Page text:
If HMRC need a little crowd funding so that they can afford a £75 warrant I suspect we could arrange it
I’m sure we could, yes.
So, HMRC won’t issues warrants to search for evidence or relevant documents in these case because the costs and hassle are too great.
Richard then researched the costs. They are here, and don’t look to be beyond the wit of the average law enforcement officer to me, which is of course, the intended case. But the cost issue is also well worth noting.
Which is where the £75 comes from.
And just for the record, if the JP is satisfied that it is necessary to authorise multiple entries in order to meet the purpose of the warrant, they may specify that the warrant is for an unlimited number of entries or limited to a maximum number of entries. Despite this HMRC apparently have been unable to fork out this extortionate sum to gain entry to Amazon’s premises to seize the goods of those partaking in a multi billion pound fraud (I stress, that is billion).
I do wonder if they can’t afford the cost whether we should do a crowdfunding to help them out? them? 20p a shot, anyone?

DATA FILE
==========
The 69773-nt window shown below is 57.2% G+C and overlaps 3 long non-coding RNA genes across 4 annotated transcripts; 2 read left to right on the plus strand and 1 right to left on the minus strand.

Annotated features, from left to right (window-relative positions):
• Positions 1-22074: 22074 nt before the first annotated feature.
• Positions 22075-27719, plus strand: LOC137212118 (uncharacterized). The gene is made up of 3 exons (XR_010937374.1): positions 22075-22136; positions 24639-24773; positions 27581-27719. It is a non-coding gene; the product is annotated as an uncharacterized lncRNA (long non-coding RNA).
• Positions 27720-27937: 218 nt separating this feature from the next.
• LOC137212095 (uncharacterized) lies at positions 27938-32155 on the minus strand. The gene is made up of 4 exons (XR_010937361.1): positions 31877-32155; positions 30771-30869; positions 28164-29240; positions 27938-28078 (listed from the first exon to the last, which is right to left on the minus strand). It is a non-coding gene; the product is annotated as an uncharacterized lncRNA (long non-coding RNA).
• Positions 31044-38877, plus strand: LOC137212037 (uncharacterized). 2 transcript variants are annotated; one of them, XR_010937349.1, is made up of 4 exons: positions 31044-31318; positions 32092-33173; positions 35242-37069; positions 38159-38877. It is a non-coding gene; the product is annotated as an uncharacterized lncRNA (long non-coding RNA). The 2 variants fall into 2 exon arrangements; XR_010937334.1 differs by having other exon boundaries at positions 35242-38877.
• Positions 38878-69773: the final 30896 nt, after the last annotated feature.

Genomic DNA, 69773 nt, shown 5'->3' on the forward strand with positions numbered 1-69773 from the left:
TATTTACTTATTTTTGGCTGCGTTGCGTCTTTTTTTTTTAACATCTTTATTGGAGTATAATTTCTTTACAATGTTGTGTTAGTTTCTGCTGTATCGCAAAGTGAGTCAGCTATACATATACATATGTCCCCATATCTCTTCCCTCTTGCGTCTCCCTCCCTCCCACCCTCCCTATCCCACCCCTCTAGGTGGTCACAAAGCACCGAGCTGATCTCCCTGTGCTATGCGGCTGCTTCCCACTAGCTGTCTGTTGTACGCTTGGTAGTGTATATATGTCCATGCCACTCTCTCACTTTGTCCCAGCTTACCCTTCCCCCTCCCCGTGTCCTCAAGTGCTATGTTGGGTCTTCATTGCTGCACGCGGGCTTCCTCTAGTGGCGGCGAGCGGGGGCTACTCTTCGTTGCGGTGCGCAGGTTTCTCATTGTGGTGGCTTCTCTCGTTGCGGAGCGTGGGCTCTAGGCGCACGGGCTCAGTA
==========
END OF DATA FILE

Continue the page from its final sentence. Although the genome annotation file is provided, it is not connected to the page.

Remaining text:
You really could not make arguments this ludicrous up.
Hmm, well. Hands up everyone who thinks that HMRC can get just the one warrant and then have a rootle through Amazon’s warehouses?
Instead of needing a warrant to search for goods to be seized – that warrant being about the person who owns the goods to be seized?
In this case, VAT fraud on imports being sold through Amazon. Note through, not by. So, we need a warrant to seize the goods of Mr. Wat Da Fuck which might be in the Amazon warehouse. And we need another one for those of Mr Who Da Fuck which might also be in that same warehouse.
We need £75 for each trader suspected, not one warrant for a warehouse or for Amazon.
And the amount of VAT to be collected from each trader is? As opposed to the costs of those warrants, it’s worth it is it?
No, I don’t know either but that is the calculation HMRC will have done and which the Senior Lecturer hasn’t.